Say you wanted to invite a friend to happy hour. You could send a simple text message, but that would be boring. Instead, why not send a cartoony picture of two clinking beer mugs?
That’s the kind of thing Alicia Fernandez, a student in fashion marketing at Berkeley College in New York, likes to send to friends. “Instead of saying ‘I love you’, I’ll just use a heart,” she said. “Or when I’m writing ‘LOL’, I’ll put a laughing-crying face instead.”
Elaborate expression: Emoji are a kind of pictorial alphabet stored on a phone that can be displayed in place of the regular keyboard, making it easy to tap out a visual message. Photo: Uli Seit/NYT.
Fernandez is talking about emoji, which are the more elaborate cousins of emoticons —those creative combinations of colons, parentheses and other punctuation that people use to drop a facial expression into a text message or email.
But unlike emoticons, emoji don’t require tilting your head sideways to make sense of the image. They are a kind of pictorial alphabet stored on a phone that can be displayed in place of the regular keyboard, making it easy to tap out a visual message.
Outside their native Japan, emoji have been available to in-the-know smartphone owners for some time via add-on applications. But now they may be on the verge of going mainstream in the US, thanks in part to Apple’s latest update to its iPhone software. The latest version, iOS 5, comes with an installed library of emoji that can be turned on as an “international keyboard” in the device’s settings.
Apple declined to comment on its decision to add emoji, but it was most likely driven by a global standardization of the format last year that was meant to ensure that a picture of a cute cat will still look like a cute cat on a different phone in a different country. The move has put emoji on the radar of many more iPhone and iPod Touch owners.
Shawn Roberts, 39, a lawyer in Oklahoma City, who was familiar with using emoji in email services such as Gmail, said they were an entertaining way to communicate with his 9-year-old son, Sam. Roberts said he and Sam often use pictures of tiny footballs or basketballs as they trade banter about sports and coming games.
“It’s just fun,” he said. “And it lets you convey a little more emotion or feeling in messages.”
Emoji have long been popular among cellphone users in Asia. They first emerged in Japan in the 1990s, said Mimi Ito, a cultural anthropologist at the University of California, Irvine, who studies how young people use digital media in Japan and the US. Cellphone carriers first added the images to differentiate their phones from those of rivals, and they caught on as an efficient way to quickly convey a specific thought, mood or joke.
Since so many of our daily interactions are happening over mobile phones, it makes sense that people would crave new ways to convey meaning other than plain text, said S. Shyam Sundar, co-director of the Media Effects Research Laboratory at Pennsylvania State University.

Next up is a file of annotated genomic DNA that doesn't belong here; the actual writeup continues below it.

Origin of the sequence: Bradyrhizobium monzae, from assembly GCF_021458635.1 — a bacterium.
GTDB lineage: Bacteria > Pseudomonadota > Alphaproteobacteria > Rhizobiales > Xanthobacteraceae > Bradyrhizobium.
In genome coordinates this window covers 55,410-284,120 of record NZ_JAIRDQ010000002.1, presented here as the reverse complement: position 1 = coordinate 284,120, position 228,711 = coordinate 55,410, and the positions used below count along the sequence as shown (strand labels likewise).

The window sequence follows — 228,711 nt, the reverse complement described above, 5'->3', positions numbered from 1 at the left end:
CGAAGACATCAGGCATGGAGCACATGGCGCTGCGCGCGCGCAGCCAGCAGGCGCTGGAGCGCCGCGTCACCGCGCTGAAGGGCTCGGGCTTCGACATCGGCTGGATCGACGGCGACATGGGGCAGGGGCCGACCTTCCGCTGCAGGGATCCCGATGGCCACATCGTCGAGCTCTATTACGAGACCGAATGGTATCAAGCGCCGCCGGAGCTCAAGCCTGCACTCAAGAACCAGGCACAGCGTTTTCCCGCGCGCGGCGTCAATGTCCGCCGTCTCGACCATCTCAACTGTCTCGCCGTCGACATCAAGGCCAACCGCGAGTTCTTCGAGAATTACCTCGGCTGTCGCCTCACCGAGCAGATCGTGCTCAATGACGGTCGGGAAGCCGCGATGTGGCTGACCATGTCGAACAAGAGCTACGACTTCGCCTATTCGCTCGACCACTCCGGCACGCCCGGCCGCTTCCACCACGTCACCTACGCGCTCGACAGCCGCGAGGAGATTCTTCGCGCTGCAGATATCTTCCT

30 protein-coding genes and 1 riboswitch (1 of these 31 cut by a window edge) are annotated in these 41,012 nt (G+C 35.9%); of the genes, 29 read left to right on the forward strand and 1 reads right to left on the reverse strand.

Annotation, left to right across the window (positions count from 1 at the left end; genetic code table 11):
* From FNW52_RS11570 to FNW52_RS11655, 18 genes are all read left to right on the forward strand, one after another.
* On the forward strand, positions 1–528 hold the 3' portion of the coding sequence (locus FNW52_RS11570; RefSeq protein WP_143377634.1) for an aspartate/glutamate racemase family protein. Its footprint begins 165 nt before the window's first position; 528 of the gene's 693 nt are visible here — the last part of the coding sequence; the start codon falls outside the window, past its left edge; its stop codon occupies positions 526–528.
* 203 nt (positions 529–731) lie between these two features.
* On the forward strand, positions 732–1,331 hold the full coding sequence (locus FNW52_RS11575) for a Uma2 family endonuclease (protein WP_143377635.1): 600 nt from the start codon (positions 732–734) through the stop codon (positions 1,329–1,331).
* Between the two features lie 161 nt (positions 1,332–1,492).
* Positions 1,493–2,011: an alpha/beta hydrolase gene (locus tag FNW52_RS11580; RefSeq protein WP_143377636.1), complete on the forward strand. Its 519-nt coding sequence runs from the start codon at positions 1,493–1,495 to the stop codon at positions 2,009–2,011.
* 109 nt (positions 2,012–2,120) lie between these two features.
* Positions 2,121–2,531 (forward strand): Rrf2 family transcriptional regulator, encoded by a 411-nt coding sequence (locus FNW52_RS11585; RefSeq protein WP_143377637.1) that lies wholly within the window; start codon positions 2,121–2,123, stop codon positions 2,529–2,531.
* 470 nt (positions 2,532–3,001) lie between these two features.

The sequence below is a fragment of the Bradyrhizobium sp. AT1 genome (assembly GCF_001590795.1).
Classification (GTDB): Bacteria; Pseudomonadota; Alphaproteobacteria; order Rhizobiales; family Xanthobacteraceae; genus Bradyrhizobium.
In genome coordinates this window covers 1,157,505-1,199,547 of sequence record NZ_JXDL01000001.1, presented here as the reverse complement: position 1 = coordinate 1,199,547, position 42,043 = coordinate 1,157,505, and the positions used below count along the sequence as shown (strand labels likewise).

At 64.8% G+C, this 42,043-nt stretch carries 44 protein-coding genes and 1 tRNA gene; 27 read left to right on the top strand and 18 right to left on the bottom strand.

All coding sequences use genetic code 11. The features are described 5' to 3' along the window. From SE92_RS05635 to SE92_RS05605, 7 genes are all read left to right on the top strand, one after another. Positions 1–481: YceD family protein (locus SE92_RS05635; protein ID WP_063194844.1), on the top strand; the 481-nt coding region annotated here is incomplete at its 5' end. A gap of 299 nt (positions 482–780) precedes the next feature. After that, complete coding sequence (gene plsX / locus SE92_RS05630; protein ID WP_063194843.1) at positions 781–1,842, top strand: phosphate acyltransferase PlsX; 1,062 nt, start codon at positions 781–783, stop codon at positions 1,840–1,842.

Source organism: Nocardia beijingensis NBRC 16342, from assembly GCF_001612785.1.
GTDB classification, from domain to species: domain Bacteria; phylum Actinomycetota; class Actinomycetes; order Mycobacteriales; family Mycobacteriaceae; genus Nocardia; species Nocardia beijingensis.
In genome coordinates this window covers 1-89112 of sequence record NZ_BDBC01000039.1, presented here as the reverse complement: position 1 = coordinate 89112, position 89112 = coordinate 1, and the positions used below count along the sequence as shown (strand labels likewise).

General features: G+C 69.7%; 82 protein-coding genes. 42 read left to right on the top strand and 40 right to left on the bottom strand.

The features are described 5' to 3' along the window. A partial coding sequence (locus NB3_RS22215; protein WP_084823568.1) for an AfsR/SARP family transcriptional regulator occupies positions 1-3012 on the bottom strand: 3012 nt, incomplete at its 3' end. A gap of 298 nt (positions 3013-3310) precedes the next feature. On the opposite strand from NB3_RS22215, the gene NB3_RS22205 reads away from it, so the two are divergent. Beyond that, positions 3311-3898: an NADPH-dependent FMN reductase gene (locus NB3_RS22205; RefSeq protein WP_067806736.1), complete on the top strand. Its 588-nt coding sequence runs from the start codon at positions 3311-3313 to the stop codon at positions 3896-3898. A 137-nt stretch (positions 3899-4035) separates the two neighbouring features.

“Text as a medium is particularly dull when it comes to expressing emotions,” Sundar said. “Emoticons open the door a little, but emoji opens it even further. They play the role that nonverbal communication, like hand gestures, does in conversation but on a cellphone.”
Sundar also said Apple’s decision might be part of a larger business strategy that is intended to give the company a leg up on its competition. With features such as emoji directly in the software, the company is fashioning a unique mobile culture—not unlike how BlackBerry Messenger, the popular chat application for BlackBerry phones, forms a cultlike following among its users.
It is hard to gauge whether emoji will thrive in the West. In Japan, at least, they are more than a cute novelty, having become “a very established part of Japanese texting culture”, Prof. Ito said.
But some things may be lost in translation in emoji’s journey. For example, the emoji of a smiling coil of human waste is a popular way to express dissatisfaction in Japan, but doesn’t have quite the same resonance in the US. And while the iPhone has emoji for steaming bowls of ramen, balls of rice and cups of sake, there aren’t any for common Western items such as pizza.
Certain combinations of characters have become pictographs in Japan, used to convey a specific meaning. For example, a knife and fork emoji, followed by a question mark and a smiley face, could signify an invitation to dinner.
Emoji can also be used for more elaborate forms of communication. A blog called Narratives in Emoji offers stories and movie plots in emoji shorthand. A recent entry titled “Titanic”, 14 characters long, begins with a ship’s anchor and ends with a broken heart.
©2011/The New York Times